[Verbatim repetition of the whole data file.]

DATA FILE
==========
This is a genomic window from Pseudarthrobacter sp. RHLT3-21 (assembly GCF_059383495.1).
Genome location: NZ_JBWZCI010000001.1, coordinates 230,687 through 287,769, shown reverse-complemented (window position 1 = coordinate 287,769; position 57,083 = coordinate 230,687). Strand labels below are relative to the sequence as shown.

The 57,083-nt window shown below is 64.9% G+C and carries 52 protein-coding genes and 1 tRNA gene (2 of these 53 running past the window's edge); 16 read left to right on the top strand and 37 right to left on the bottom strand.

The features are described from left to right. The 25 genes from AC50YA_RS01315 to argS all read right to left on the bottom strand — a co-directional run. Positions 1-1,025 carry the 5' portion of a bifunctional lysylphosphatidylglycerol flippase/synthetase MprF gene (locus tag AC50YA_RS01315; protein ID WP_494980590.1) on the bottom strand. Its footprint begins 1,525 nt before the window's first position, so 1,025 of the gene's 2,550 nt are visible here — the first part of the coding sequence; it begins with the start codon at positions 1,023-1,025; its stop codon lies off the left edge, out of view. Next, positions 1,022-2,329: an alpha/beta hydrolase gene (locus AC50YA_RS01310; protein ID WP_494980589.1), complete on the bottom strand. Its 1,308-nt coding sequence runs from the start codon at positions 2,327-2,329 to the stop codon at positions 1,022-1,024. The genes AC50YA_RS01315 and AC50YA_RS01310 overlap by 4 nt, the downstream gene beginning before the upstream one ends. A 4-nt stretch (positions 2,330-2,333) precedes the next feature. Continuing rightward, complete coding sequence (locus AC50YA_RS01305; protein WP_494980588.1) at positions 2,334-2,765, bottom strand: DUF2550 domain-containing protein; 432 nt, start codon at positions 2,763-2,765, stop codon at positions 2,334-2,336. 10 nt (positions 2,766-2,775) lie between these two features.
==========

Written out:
This is a genomic window from Pseudarthrobacter sp. RHLT3-21 (assembly GCF_059383495.1).
Genome location: NZ_JBWZCI010000001.1, coordinates 230,687 through 287,769, shown reverse-complemented (window position 1 = coordinate 287,769; position 57,083 = coordinate 230,687). Strand labels below are relative to the sequence as shown.

The 57,083-nt window shown below is 64.9% G+C and carries 52 protein-coding genes and 1 tRNA gene (2 of these 53 running past the window's edge); 16 read left to right on the top strand and 37 right to left on the bottom strand.

The features are described from left to right. The 25 genes from AC50YA_RS01315 to argS all read right to left on the bottom strand — a co-directional run. Positions 1-1,025 carry the 5' portion of a bifunctional lysylphosphatidylglycerol flippase/synthetase MprF gene (locus tag AC50YA_RS01315; protein ID WP_494980590.1) on the bottom strand. Its footprint begins 1,525 nt before the window's first position, so 1,025 of the gene's 2,550 nt are visible here — the first part of the coding sequence; it begins with the start codon at positions 1,023-1,025; its stop codon lies off the left edge, out of view. Next, positions 1,022-2,329: an alpha/beta hydrolase gene (locus AC50YA_RS01310; protein ID WP_494980589.1), complete on the bottom strand. Its 1,308-nt coding sequence runs from the start codon at positions 2,327-2,329 to the stop codon at positions 1,022-1,024. The genes AC50YA_RS01315 and AC50YA_RS01310 overlap by 4 nt, the downstream gene beginning before the upstream one ends. A 4-nt stretch (positions 2,330-2,333) precedes the next feature. Continuing rightward, complete coding sequence (locus AC50YA_RS01305; protein WP_494980588.1) at positions 2,334-2,765, bottom strand: DUF2550 domain-containing protein; 432 nt, start codon at positions 2,763-2,765, stop codon at positions 2,334-2,336. 10 nt (positions 2,766-2,775) lie between these two features.